Can your friendships survive infertility?

Friends and infertility is one of those topics which is often a sore point. How do friends approach the subject? Do they avoid the subject completely, do they walk on egg shells or do they just feel uncomfortable around you?

So can your friendships survive infertility?

Well, it depends. On you, them, the communication between you, the openness between you, willingness, patience, understanding, time, timing, and probably lots of other things that can jump in the mix.

  • You might prefer to keep your fertility journey private for example and naturally withdraw from friendships.

  • You may not know how to voice what you are going through, or how to ask for the kind of support you'd like.

  • Perhaps one of your friends just got pregnant, again, and you don't feel up to seeing her and her growing tummy.

  • Maybe you have a friend you prefer to avoid that says insensitive stuff like "It'll happen if you just relax".

  • Perhaps one of your friends tenses up whenever she sees you or is no longer answering your texts.

  • Maybe your friends are so busy with their growing families, they don't have time for you.

  • Or maybe you feel like you have nothing in common anymore.

There can be many different versions of this that trigger you, annoy you, isolate you, disappoint you, hurt you and make you feel all kinds of emotions you never thought your friendship would put you through.

Infertility does that to friendships. It can really do a number on them. Friendships can become strained, can disappear for a while, can even fritter away to nothing.

Personally, I had two friends whose friendship I lost on my fertility journey. All I can remember was the disappointment, the hurt and the isolation. Feeling left behind, left out and misunderstood.

So what advice can I give about friendships and infertility?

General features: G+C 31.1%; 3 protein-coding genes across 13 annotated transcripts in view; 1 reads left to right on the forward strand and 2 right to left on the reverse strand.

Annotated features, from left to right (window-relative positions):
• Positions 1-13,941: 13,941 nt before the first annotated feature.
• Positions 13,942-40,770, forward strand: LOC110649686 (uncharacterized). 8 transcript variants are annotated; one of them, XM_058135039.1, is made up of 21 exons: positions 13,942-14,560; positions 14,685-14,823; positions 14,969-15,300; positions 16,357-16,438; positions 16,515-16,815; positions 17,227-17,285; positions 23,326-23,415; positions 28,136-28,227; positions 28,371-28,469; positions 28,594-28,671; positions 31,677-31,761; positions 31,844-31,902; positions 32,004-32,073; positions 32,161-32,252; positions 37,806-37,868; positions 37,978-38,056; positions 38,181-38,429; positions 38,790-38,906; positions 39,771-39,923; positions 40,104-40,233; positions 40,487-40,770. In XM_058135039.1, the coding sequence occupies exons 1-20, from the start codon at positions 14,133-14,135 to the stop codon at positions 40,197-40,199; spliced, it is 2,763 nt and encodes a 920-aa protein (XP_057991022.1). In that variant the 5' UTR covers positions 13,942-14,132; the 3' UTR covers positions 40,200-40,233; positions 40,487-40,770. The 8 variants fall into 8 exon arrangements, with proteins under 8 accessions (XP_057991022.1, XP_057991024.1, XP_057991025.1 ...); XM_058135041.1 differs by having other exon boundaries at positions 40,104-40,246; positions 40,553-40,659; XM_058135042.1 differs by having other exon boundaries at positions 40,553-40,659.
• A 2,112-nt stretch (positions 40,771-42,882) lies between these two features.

If I was to give a few pointers to help, I would encourage you to have a think about what kind of support you would like from your friends. Then find a time to share your thoughts.

Perhaps you would like a friend to not talk about her kids so much, would appreciate if a friend asked if you were okay, would like a hug, would like to vent, would like to go out and have a laugh, would like to have a good cry, would like to feel included or would like to feel listened to.

Of course, not all friends will be able to give you the kind of support you need from them. For whatever reason, some people cannot take on board other people's struggles. I learned this the hard way but sometimes we just have to respect that people have their own stuff going on.

But if there are friendships you truly value, I would encourage you to have those hard conversations. Like asking what you can do to help make the friendship less strained.

Torturing yourself in the aftermath with how a friendship went down the toilet is not a great feeling, trust me. Making an effort to salvage a friendship before it's gone can at least give you the peace of mind that you did the best you could at the time.

Are friendships and infertility really compatible?

It's not all bad!

I would say yes, it can be a rough ride. Infertility can really test a friendship. But it can also show you who you can count on. Who is there for you. No matter how bad it gets.

Thankfully, I have friendships that survived our infertility. Connections that grew stronger. Connections that took on new meaning. I also made new beautiful connections throughout our journey. Probably connections I never would have made if I hadn't gone through infertility.

The thing with friendships is that you won't know what they can withstand until you get there. Accepting that some friendships may not make it seems to be part of the journey.


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© 2019 - 2020 Leaning into feeling

I am not a doctor or a psychologist. The support and guidance I give in coaching sessions and in any coaching materials is not intended to replace a medical professional's medical care and treatment. My work with you cannot and will not diagnose or treat any medical problem. For any healthcare decisions, advice from a medical specialist should be sought out.